Presenting the news bulletin
In 2008 DVB's coverage of Cyclone Nargis played an important role in raising domestic and international awareness about the humanitarian crisis that was unfolding in Burma. Despite this, in June 2010 Myanmar's Foreign Ministry described DVB as "a news agency manufacturing slanderous news reports against Myanmar. It is a killer broadcasting station that is hatching evil plots and sowing hatred between Myanmar and the international community and among the Myanmar national people". In October of the same year DVB was short-listed for the Nobel Peace Prize.
2010 was a milestone in Myanmar's history. In November the Burmese people voted in the first general election for 20 years. The junta proclaimed it the starting point of a democratic process, but opposition groups accused the military of electoral fraud and say the country is still a long way from democracy.
Nevertheless, the junta has eased its censorship, and in 2012 Naing and other DVB journalists returned to their homeland.
Checking Myanmar's map
According to Naing, the most important technical revolutions in DVB's history were the use of mobile technology and the advent of the web. “The spread of the internet and mobile phones in Burma changed the way DVB used to report on events,” he tells SciDev.Net. Today, DVB connects over 2000 citizen journalists across Burma, and trains local journalists through practical courses to expand its network of contributors. In the past two years, DVB has trained more than 200 local journalists.
Journalists at work
Myanmar has one of the lowest levels of telecommunications and Internet access in the world. According to the World Bank, today only one out of 100 people in Burma have Internet access. Nevertheless, DVB uses footage from citizen journalists in Myanmar taken using cheap mobile phones. It also uses satellite Internet connection in emergencies to bypass local internet control, "but this is not a cheap solution,” says Naing.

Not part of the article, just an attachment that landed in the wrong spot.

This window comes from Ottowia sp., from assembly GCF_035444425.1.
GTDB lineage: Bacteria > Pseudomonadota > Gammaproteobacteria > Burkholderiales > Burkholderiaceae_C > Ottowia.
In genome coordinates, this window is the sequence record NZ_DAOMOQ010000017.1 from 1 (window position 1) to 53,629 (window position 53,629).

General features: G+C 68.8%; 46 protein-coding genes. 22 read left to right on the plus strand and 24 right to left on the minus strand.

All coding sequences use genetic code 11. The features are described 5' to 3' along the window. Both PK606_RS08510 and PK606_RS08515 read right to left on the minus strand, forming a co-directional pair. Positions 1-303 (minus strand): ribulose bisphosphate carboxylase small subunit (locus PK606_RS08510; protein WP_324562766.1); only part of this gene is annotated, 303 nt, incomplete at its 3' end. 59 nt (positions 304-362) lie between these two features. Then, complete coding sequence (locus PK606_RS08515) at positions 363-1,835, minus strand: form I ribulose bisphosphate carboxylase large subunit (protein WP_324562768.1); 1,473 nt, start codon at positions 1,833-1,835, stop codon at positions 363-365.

Editing a news bulletin
“The biggest technical problem for DVB has been poor telecommunication, the solution has been to bundle several SIM cards to increase Internet bandwidth," says Naing.
Editing a documentary shot in Mandalay, Myanmar
Today DVB has two newsrooms: one in Myanmar and one in Thailand. DVB journalists report in both Burmese and English, and through the Internet reach a global audience.
According to Arne Hintz, who researches media activism and technological change at the UK-based Cardiff University, DVB's use of radio adds to a long list of examples of how technology helps overcome obstacles of censorship. For instance, print publications were used in communist states allied with the former Soviet Union, and cassette tapes were used in Iran in the 1970s.
Hintz says that DBV’s use of technology resembles the Cold War broadcast operations of Radio Free Europe, which broadcasted alternative news from Western to Eastern Europe.
Expats and Burmese journalists working together
“As a broadcast enterprise with the goal of transmitting into a country with a restricted media landscape, DVB may have more in common with these earlier experiences than with the grassroots-based, decentralised and anarchic use of social media by protesters during the Arab Spring or other recent protest events,” Hintz tells SciDev.Net.
But he cautioned that social media was not as important to people during the Arab Spring as international debate might suggest. “Even though the use of social media has been the focus of international debate with regards to uprisings such as the Arab Spring, many people inside Tunisia or Egypt got their information about the protests and the criticism of the political regimes from broadcasts by Al-Jazeera.”
He also notes the limits of technological platforms, including the reality of mass surveillance. .
“Online communication and social media platforms are increasingly restricted and under surveillance. Both social media companies and the state are monitoring what we are doing online and are restricting free speech. The current trend is towards more surveillance, more censorship, and fewer opportunities to voice dissent, not the other way around,” he says.
But activists can still find help in technology, argues Hintz. The Internet offers many options, for example encryption software to enable anonymous communication such as TOR, PGP, or Textsecure.
“For digital media users who are interested in spreading dissident information, this requires awareness of what type of information is being monitored and how to communicate anonymously,” he adds.
Hacking authoritarian regimes with simple technology
Giovanni Ortolani, Paola Di Bella